Explore the hidden gem of Nakano in Tokyo

Central Tokyo is an amazing world of its own, but what about its surrounding areas? If you hop on the JR Chuo Line, you can be in West Tokyo in a matter of minutes. Here, you can experience another side to Tokyo — exciting yet laidback.

In our three-part series, we explore two of the most popular neighbourhoods, Nakano and Koenji, which used to be a favourite for people from the Edo period too. In fact, Shōgun Tokugawa Tsunayoshi and his father Tokugawa Iemitsu were known to love spending time in Koenji. Follow us as we tour the two areas from day to night!

Nakano Broadway: Discover the new Akihabara 

The first thing you will see when leaving the north exit of Nakano Station is Nakano Sun Mall Shotengai (商店街, shopping street), and at the end of the main shopping area, you will find Nakano Broadway Shopping Mall.

Credit: WAttention Tokyo

This is one of the most beloved Japanese pop culture paradise, both for local and foreign fans. Don’t be fooled by the shops on the first floor, which sells everyday items such as clothes, food and cosmetics.

The real geek fun starts on the second floor! Nakano Broadway features more than ten Mandarake (a pre-owned manga dealer) outlets, each dedicated to something different.

You’ll find a special Gundam store amongst the many figurine shops, a life-size alien doll greeting you from one of the shop windows and even One Piece themed shoes for sale in Converse! What’s more, Nakano Broadway provides free Wi-Fi, so you can spend all day here without worrying about using your own mobile data.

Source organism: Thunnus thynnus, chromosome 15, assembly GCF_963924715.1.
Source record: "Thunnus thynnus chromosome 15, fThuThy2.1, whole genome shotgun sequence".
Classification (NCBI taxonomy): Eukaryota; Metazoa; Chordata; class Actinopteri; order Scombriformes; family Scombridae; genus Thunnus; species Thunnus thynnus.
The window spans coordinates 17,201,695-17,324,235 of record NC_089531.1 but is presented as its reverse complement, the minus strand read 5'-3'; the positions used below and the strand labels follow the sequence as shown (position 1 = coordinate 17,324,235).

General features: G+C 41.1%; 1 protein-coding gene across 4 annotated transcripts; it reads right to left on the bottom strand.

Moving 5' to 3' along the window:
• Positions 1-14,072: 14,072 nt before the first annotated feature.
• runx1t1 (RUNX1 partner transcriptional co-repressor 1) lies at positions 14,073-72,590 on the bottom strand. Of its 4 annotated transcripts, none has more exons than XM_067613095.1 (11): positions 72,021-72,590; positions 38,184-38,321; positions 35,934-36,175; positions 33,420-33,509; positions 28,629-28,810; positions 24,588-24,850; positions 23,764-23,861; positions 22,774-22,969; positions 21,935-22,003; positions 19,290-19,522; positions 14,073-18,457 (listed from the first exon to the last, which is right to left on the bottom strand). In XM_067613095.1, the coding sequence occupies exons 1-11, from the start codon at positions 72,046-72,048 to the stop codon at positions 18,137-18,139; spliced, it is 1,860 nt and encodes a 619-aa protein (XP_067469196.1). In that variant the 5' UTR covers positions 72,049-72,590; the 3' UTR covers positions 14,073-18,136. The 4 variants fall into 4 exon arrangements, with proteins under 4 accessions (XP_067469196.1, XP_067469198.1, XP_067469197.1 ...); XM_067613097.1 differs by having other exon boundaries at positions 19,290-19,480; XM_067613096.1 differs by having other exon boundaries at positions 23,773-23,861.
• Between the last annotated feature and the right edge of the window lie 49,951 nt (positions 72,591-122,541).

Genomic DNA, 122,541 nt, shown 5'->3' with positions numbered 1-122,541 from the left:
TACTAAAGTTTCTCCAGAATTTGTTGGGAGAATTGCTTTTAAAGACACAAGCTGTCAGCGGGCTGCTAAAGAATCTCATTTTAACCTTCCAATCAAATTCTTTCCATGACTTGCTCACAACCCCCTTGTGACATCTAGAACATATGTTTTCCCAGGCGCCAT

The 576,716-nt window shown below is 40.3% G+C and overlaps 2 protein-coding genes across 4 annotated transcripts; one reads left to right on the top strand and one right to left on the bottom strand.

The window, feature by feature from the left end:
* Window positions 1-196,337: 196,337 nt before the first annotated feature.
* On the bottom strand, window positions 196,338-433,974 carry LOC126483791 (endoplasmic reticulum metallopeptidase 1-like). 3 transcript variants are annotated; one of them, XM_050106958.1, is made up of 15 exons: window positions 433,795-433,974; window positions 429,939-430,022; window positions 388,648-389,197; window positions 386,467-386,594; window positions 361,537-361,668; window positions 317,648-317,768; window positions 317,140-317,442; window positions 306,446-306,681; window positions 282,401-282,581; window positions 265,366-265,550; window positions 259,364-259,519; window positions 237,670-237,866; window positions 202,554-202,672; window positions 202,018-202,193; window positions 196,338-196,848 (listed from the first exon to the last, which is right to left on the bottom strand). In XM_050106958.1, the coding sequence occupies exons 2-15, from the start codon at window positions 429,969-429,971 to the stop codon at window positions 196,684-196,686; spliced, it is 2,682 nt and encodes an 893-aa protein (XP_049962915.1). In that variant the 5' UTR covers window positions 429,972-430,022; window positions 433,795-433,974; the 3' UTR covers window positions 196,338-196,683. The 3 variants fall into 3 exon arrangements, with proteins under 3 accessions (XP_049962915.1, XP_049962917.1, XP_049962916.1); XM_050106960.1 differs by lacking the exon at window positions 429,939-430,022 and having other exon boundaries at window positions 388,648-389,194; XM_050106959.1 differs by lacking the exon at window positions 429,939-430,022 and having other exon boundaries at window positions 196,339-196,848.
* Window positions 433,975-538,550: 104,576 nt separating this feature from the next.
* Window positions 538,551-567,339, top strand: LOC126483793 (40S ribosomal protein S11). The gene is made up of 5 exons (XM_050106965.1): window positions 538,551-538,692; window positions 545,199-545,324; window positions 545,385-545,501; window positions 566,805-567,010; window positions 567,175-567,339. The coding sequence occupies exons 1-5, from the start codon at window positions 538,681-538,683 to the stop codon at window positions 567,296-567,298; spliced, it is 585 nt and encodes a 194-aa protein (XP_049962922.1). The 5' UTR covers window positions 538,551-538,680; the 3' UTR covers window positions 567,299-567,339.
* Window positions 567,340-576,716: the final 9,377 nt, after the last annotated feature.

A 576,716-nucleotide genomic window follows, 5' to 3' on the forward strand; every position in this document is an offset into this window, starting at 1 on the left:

Tetsugakudo-koen: The park of philosophy

Unlike the usual ones you find in Japan, this park was constructed by a philosopher who wanted to engage the people’s minds so as to deepen their understanding of the universe.

You enter through the “Gate of Common Sense” and exit via the “Gate of the Irrational”, symbolizing a return to the arbitrariness of daily life. Between these two gates lie several other similarly named points. For example, a fork in the path is named the “Junction of Doubt”, so bring along a brochure from the park’s office to help you navigate.

The life of the park’s creator, Enryo Inoue, is an intriguing story; A Doctor of Philosophy and founder of Toyo University, he was also a researcher of yōkai (妖怪, supernatural monsters, spirits and demons in Japanese folklore) and mysteries. Dedicating most of his life to understanding the supernatural, he spent most of his earnings constructing the park.

To get there, simply hop on bus 41 or 11 from Nakano Station, which will arrive at the park in 10 minutes.


Address: 1-34-28 Matsugaoka, Nakano-ku

Opening hours: Vary according to seasons, check with the management office before visiting

(This feature first appeared on WAttention Singapore magazine, Jul/Aug 2018 Vol. 45) 




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